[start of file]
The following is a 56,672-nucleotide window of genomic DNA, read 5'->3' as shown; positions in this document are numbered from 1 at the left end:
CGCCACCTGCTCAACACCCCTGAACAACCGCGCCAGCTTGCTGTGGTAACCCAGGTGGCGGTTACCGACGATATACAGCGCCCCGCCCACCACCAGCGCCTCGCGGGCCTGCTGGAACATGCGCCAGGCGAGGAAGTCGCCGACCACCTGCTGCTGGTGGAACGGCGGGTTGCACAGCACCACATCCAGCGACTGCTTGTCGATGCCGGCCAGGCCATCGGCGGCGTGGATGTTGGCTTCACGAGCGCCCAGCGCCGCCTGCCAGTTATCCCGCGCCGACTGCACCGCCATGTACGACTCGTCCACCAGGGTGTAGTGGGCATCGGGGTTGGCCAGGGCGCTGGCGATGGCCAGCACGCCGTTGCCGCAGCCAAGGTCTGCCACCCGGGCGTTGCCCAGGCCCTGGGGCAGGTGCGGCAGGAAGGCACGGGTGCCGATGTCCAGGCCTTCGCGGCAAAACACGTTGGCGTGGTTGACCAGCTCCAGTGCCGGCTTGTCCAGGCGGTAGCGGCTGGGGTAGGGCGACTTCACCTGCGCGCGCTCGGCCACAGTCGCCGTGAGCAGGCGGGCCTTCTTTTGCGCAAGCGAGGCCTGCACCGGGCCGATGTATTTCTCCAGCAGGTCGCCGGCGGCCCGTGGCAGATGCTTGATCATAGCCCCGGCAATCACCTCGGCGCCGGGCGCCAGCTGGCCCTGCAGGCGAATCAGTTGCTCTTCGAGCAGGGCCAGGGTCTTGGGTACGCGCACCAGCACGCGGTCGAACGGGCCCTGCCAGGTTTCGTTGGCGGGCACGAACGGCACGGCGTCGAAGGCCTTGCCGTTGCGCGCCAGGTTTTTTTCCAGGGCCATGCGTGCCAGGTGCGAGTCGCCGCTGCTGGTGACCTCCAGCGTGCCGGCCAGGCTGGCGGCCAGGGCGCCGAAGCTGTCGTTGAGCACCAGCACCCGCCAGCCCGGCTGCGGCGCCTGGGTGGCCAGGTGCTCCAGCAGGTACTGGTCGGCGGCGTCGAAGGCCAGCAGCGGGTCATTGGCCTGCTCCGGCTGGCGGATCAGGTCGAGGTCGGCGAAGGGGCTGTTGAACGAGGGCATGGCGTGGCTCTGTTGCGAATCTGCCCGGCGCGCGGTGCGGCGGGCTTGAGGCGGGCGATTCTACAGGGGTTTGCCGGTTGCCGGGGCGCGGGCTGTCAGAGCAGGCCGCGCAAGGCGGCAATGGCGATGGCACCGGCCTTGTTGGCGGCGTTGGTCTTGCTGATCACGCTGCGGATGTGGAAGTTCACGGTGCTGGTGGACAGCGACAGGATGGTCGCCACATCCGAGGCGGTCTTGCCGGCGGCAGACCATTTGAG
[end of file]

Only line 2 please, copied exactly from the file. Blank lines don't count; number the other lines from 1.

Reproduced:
CGCCACCTGCTCAACACCCCTGAACAACCGCGCCAGCTTGCTGTGGTAACCCAGGTGGCGGTTACCGACGATATACAGCGCCCCGCCCACCACCAGCGCCTCGCGGGCCTGCTGGAACATGCGCCAGGCGAGGAAGTCGCCGACCACCTGCTGCTGGTGGAACGGCGGGTTGCACAGCACCACATCCAGCGACTGCTTGTCGATGCCGGCCAGGCCATCGGCGGCGTGGATGTTGGCTTCACGAGCGCCCAGCGCCGCCTGCCAGTTATCCCGCGCCGACTGCACCGCCATGTACGACTCGTCCACCAGGGTGTAGTGGGCATCGGGGTTGGCCAGGGCGCTGGCGATGGCCAGCACGCCGTTGCCGCAGCCAAGGTCTGCCACCCGGGCGTTGCCCAGGCCCTGGGGCAGGTGCGGCAGGAAGGCACGGGTGCCGATGTCCAGGCCTTCGCGGCAAAACACGTTGGCGTGGTTGACCAGCTCCAGTGCCGGCTTGTCCAGGCGGTAGCGGCTGGGGTAGGGCGACTTCACCTGCGCGCGCTCGGCCACAGTCGCCGTGAGCAGGCGGGCCTTCTTTTGCGCAAGCGAGGCCTGCACCGGGCCGATGTATTTCTCCAGCAGGTCGCCGGCGGCCCGTGGCAGATGCTTGATCATAGCCCCGGCAATCACCTCGGCGCCGGGCGCCAGCTGGCCCTGCAGGCGAATCAGTTGCTCTTCGAGCAGGGCCAGGGTCTTGGGTACGCGCACCAGCACGCGGTCGAACGGGCCCTGCCAGGTTTCGTTGGCGGGCACGAACGGCACGGCGTCGAAGGCCTTGCCGTTGCGCGCCAGGTTTTTTTCCAGGGCCATGCGTGCCAGGTGCGAGTCGCCGCTGCTGGTGACCTCCAGCGTGCCGGCCAGGCTGGCGGCCAGGGCGCCGAAGCTGTCGTTGAGCACCAGCACCCGCCAGCCCGGCTGCGGCGCCTGGGTGGCCAGGTGCTCCAGCAGGTACTGGTCGGCGGCGTCGAAGGCCAGCAGCGGGTCATTGGCCTGCTCCGGCTGGCGGATCAGGTCGAGGTCGGCGAAGGGGCTGTTGAACGAGGGCATGGCGTGGCTCTGTTGCGAATCTGCCCGGCGCGCGGTGCGGCGGGCTTGAGGCGGGCGATTCTACAGGGGTTTGCCGGTTGCCGGGGCGCGGGCTGTCAGAGCAGGCCGCGCAAGGCGGCAATGGCGATGGCACCGGCCTTGTTGGCGGCGTTGGTCTTGCTGATCACGCTGCGGATGTGGAAGTTCACGGTGCTGGTGGACAGCGACAGGATGGTCGCCACATCCGAGGCGGTCTTGCCGGCGGCAGACCATTTGAG